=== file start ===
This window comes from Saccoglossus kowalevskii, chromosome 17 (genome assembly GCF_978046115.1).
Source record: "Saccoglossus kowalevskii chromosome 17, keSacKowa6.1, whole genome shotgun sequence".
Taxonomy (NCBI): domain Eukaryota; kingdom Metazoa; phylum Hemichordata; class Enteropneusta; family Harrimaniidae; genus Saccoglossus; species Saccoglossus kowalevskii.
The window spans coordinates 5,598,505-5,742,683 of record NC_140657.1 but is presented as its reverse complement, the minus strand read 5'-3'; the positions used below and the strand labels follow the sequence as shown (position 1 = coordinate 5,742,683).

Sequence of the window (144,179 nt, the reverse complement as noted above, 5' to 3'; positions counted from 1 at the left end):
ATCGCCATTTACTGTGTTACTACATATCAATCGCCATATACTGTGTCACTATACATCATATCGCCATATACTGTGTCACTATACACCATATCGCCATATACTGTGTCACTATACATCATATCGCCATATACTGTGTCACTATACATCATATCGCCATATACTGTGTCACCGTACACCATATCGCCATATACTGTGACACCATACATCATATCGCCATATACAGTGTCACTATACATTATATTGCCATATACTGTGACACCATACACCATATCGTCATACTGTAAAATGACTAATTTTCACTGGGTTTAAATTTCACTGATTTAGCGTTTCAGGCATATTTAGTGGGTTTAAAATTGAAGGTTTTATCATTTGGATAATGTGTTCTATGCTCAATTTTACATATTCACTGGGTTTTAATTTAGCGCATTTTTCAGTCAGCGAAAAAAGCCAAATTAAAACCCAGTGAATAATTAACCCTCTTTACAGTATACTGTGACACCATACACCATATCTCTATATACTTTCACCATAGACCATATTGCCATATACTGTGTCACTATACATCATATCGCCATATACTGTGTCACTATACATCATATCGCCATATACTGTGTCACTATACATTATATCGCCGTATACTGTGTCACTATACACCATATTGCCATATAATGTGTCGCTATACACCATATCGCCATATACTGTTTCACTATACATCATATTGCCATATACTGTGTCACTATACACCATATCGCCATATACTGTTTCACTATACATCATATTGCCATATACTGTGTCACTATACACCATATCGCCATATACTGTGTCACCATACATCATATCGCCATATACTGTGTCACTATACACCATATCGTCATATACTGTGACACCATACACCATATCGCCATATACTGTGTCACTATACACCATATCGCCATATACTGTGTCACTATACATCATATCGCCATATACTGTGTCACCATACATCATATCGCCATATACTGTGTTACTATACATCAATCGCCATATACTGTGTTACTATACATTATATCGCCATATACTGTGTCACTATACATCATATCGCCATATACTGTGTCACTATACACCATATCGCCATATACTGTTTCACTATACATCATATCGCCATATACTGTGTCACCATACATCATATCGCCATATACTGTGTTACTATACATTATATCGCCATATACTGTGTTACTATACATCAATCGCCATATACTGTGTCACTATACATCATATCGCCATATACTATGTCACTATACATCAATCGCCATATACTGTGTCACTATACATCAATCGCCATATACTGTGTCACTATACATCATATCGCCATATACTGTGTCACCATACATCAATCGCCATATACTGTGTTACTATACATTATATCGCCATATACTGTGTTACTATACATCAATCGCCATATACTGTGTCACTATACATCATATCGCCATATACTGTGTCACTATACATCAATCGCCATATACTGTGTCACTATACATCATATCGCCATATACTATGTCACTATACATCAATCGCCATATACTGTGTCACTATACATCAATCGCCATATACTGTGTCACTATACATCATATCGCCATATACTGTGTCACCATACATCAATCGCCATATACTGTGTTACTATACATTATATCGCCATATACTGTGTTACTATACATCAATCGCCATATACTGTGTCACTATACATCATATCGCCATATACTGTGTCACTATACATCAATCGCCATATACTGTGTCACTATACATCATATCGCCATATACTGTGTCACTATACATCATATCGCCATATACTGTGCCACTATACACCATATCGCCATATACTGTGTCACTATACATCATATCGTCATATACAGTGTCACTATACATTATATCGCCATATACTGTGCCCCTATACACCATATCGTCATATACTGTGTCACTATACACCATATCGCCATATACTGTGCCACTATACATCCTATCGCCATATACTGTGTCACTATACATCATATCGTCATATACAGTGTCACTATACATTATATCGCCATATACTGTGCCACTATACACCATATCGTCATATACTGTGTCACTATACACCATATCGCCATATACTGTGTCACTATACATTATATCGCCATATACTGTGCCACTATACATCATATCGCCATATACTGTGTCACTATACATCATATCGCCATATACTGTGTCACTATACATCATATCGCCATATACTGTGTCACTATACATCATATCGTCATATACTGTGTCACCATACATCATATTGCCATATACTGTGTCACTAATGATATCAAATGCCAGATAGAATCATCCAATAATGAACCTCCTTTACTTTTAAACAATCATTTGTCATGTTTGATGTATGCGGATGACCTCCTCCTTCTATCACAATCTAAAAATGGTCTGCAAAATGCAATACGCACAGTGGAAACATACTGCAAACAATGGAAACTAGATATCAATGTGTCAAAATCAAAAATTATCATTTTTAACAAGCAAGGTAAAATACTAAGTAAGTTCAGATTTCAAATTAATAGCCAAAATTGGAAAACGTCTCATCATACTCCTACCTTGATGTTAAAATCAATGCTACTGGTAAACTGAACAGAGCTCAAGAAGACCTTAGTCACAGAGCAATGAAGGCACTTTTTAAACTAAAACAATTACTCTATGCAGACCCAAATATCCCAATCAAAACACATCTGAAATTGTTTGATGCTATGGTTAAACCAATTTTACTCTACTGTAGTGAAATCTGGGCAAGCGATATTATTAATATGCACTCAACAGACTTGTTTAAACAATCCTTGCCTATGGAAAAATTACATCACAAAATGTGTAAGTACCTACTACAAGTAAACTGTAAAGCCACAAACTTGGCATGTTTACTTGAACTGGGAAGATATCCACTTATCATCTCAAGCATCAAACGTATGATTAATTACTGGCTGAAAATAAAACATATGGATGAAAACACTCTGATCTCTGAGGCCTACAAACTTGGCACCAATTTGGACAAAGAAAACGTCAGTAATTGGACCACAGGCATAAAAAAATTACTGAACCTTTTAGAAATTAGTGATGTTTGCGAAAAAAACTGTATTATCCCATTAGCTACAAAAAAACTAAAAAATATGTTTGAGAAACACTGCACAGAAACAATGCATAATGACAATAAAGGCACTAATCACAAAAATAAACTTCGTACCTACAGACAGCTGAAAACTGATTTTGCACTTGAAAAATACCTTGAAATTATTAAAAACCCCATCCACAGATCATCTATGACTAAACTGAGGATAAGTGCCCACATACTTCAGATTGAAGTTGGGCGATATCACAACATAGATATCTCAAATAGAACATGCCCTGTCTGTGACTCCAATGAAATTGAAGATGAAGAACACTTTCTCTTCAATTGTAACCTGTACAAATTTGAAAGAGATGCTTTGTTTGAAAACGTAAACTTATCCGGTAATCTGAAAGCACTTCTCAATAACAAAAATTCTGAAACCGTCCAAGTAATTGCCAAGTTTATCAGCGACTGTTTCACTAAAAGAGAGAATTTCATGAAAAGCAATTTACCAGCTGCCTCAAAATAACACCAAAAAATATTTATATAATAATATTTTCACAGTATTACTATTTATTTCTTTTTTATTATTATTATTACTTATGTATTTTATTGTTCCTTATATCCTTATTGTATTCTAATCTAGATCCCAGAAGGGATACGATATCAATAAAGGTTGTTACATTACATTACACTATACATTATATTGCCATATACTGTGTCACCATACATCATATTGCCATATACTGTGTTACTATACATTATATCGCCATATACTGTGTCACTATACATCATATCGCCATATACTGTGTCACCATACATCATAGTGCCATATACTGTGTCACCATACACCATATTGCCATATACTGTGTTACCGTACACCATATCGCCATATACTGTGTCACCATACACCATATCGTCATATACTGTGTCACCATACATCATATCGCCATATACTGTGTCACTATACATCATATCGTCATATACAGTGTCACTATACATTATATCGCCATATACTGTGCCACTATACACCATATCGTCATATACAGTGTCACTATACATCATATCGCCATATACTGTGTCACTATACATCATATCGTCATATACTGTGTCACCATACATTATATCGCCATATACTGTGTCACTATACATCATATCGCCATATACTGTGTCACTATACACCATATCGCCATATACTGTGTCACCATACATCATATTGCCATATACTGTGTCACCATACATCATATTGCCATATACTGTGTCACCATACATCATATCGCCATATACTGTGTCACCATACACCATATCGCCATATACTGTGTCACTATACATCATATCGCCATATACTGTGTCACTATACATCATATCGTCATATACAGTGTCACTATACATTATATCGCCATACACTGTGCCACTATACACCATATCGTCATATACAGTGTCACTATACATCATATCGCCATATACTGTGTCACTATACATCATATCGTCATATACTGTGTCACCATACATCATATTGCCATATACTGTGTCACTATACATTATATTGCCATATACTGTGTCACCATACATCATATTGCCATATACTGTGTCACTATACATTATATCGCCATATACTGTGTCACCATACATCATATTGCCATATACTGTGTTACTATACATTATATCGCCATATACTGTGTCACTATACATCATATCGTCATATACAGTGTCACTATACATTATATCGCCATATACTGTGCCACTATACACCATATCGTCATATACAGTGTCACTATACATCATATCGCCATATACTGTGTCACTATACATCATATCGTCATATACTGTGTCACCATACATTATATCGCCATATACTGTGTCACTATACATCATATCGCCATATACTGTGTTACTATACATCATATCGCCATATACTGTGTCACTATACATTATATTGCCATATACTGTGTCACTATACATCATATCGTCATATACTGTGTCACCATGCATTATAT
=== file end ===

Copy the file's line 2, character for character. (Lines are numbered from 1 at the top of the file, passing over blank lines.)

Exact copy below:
Source record: "Saccoglossus kowalevskii chromosome 17, keSacKowa6.1, whole genome shotgun sequence".